Authentic Devon Scones
If you’re ever on holiday in Devon, in the southwest of England, you absolutely have to have a Devonshire cream tea! You get a pot of hot tea (English Breakfast, Earl Grey, whatever kind you want) along with freshly baked scones, jam (usually strawberry but sometimes raspberry and blackcurrant are also offered) and clotted cream. There is nothing else on Earth quite like authentic Devon scones, and for good reason too. These tasty, crumbly scones are not too sweet and not too savoury. They are topped with rich, thick clotted cream and then sweet strawberry jam. Hot tea goes perfectly with them.
Perhaps you’re reading this thinking ‘wait a minute, clotted cream is Cornish, isn’t it? What’s the difference between Devon cream tea and Cornish cream tea?’ Well if you ask someone from Devon or Cornwall they will have very strong opinions that their method is correct! However, the scones and tea are the same – it’s just about how they are prepared, either cream first and then jam, or jam first and then cream. It is much disputed there!
In Devon it’s cream first and then jam because the cream spreads easier on the scones than on the jam. In Cornwall it’s never, ever cream first – the cream goes on top! I suggest you make these scones and try both ways to see which you like best. Eat these scones the day you make them or freeze then thaw for a few hours and refresh them for 10 minutes in a warm oven.
- 2 heaped teaspoons baking powder
- 450g (1 lb) self-raising flour (self-rising flour)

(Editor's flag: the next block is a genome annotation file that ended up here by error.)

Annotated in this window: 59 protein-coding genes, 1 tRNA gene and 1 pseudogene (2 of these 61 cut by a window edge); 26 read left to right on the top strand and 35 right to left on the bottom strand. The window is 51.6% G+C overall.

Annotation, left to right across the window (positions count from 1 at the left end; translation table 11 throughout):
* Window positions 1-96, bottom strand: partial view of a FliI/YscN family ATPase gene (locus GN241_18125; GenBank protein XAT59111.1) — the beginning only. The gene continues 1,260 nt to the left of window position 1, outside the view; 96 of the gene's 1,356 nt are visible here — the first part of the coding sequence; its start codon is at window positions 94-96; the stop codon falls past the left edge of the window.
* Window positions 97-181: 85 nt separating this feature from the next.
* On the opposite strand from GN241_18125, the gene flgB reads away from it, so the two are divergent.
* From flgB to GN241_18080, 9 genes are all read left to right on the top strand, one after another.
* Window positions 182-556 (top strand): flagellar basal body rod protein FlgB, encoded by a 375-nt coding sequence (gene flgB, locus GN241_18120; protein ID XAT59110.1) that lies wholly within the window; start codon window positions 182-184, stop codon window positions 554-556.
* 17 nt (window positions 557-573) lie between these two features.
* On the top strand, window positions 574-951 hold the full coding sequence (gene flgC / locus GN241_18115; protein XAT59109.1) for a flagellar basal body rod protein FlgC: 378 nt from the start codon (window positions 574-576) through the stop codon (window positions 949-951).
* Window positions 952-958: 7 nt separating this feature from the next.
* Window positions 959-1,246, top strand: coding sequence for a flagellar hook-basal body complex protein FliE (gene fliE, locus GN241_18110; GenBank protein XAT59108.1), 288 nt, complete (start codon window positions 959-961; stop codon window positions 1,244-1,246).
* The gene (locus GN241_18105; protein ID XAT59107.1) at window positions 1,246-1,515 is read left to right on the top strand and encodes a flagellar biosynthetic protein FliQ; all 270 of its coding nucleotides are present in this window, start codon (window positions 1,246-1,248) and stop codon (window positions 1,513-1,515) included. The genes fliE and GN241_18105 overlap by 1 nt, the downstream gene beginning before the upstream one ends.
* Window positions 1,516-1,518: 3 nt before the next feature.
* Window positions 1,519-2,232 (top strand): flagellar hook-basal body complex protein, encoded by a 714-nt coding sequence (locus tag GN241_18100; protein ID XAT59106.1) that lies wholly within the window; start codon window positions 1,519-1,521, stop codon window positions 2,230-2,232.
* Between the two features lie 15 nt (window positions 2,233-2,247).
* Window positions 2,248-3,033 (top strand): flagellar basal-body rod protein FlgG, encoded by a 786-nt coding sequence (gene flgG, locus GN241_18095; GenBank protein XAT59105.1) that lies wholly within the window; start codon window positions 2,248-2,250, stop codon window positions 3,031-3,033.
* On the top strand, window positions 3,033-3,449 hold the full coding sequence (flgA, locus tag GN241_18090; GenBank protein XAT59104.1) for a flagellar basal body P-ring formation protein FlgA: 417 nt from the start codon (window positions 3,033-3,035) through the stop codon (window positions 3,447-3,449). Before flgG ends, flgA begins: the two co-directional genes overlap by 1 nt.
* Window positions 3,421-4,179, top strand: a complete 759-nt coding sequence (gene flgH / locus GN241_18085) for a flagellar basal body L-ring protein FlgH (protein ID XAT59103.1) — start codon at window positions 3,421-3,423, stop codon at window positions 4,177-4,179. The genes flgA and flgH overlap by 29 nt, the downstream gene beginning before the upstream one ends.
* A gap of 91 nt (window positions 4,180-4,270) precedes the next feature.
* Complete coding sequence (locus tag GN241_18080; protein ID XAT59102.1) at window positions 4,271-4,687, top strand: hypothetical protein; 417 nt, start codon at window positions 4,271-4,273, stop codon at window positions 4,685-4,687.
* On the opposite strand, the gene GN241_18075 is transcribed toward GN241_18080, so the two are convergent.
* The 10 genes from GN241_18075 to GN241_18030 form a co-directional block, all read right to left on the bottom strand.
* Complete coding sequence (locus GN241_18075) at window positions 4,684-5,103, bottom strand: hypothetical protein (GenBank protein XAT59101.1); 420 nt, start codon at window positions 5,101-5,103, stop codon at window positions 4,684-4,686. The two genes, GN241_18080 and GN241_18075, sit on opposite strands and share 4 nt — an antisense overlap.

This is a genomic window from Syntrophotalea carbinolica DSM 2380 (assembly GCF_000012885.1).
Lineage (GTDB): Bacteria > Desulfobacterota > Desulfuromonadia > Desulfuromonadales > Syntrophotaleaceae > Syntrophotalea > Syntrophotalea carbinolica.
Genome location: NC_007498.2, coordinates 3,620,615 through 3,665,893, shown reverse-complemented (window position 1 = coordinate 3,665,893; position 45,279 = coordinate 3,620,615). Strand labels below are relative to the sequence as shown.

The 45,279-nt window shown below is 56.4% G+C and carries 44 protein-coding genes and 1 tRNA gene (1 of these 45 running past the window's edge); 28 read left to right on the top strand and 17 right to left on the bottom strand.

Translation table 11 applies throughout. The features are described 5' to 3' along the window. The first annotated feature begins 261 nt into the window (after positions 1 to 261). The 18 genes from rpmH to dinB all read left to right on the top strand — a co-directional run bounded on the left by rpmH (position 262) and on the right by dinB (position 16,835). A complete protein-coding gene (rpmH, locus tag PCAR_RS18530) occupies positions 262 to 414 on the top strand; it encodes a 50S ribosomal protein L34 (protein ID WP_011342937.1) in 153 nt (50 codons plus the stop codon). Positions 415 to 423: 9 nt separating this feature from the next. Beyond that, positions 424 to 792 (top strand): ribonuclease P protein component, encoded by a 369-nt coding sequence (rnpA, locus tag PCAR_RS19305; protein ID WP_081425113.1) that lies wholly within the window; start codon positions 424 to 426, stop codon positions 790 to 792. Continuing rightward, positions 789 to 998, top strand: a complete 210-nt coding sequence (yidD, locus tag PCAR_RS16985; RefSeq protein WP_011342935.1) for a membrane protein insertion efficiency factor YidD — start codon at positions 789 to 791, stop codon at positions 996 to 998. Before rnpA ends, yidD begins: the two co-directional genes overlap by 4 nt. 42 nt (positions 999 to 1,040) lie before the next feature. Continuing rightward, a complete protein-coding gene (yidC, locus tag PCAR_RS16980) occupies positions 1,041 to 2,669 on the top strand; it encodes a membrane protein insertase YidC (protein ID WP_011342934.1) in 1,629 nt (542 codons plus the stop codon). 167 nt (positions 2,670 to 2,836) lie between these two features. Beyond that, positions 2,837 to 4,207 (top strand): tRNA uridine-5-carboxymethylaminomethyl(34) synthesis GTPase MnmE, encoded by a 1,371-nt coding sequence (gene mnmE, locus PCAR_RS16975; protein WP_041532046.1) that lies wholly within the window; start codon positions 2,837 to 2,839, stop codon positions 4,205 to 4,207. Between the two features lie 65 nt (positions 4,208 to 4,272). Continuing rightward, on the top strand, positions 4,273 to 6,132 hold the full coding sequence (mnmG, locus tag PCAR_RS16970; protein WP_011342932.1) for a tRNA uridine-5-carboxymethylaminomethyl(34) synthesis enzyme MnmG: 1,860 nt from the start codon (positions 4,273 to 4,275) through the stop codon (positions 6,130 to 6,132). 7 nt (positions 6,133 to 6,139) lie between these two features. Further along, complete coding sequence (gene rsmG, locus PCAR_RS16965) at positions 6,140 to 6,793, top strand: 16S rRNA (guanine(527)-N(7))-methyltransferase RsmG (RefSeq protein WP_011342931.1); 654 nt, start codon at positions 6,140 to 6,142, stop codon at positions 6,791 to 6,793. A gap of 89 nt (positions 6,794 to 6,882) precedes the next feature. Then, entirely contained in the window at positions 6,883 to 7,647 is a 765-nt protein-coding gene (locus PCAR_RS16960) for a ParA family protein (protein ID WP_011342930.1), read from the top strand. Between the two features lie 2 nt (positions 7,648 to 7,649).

- 75g (3 oz) butter, at room temperature
- 50g (2 oz) caster sugar
- 225 ml (8 fl oz) milk
- 2 eggs
- Clotted cream
- Strawberry jam
- Grease a pair of baking trays.
- Preheat the oven to 220 degrees C (425 degrees F).
- Put the baking powder and flour in a food processor with the butter.
- Process until crumbly.
- If you don't have a food processor, you can rub the butter in with your fingers.
- Stir in the sugar.
- Next beat the eggs and then add enough milk to make 300ml (½ pint) in total.
- You might not need all the milk.
- Reserve 2 tablespoons of this mixture for glazing the uncooked scones later.
- Now you can add the egg mixture gradually to the dry ingredients to make a soft dough.
- The dough should be quite wet (it is fine if it sticks to your fingers) so it rises better in the oven.
- Flatten the dough on a lightly floured worktop with your hand or a rolling pin.
- You need to get it 1 or 2cm (½ or ¾ inch) thick.
- Cut out 20 scones using a 5cm (2 inch) fluted cutter.
- You will need to reroll the dough a few times so you can use it all.
- Some people prefer to make 10 large scones instead, and that is also fine.
- Now arrange your scones on the baking trays you greased earlier.
- Brush the reserved egg mixture over the tops.
- Bake for about 15 minutes or until the scones are golden brown and well risen.
- Depending on your oven this might only take 10 - 12 minutes, so watch them.
- Arrange the hot scones on a wire rack and cover with a clean tea towel so they don't dry out.
- Let them cool, then serve cut in half, spread with clotted cream and then jam.
Home-baked English scones, thick clotted cream spread luxuriously on top and then sweet strawberry jam – can you think of a more delicious snack? This recipe makes 20 scones, although you could make 10 large ones instead. Don’t handle the mixture too much before baking for the best result. Another tip is to stamp out the dough by pushing the cutter straight through the dough rather than twisting it, because the dough is a bit wet. This will give you nice neat scones which keep their shape and rise evenly. Serve your homemade scones with clotted cream and strawberry jam, as well as copious amounts of hot tea to wash them down!
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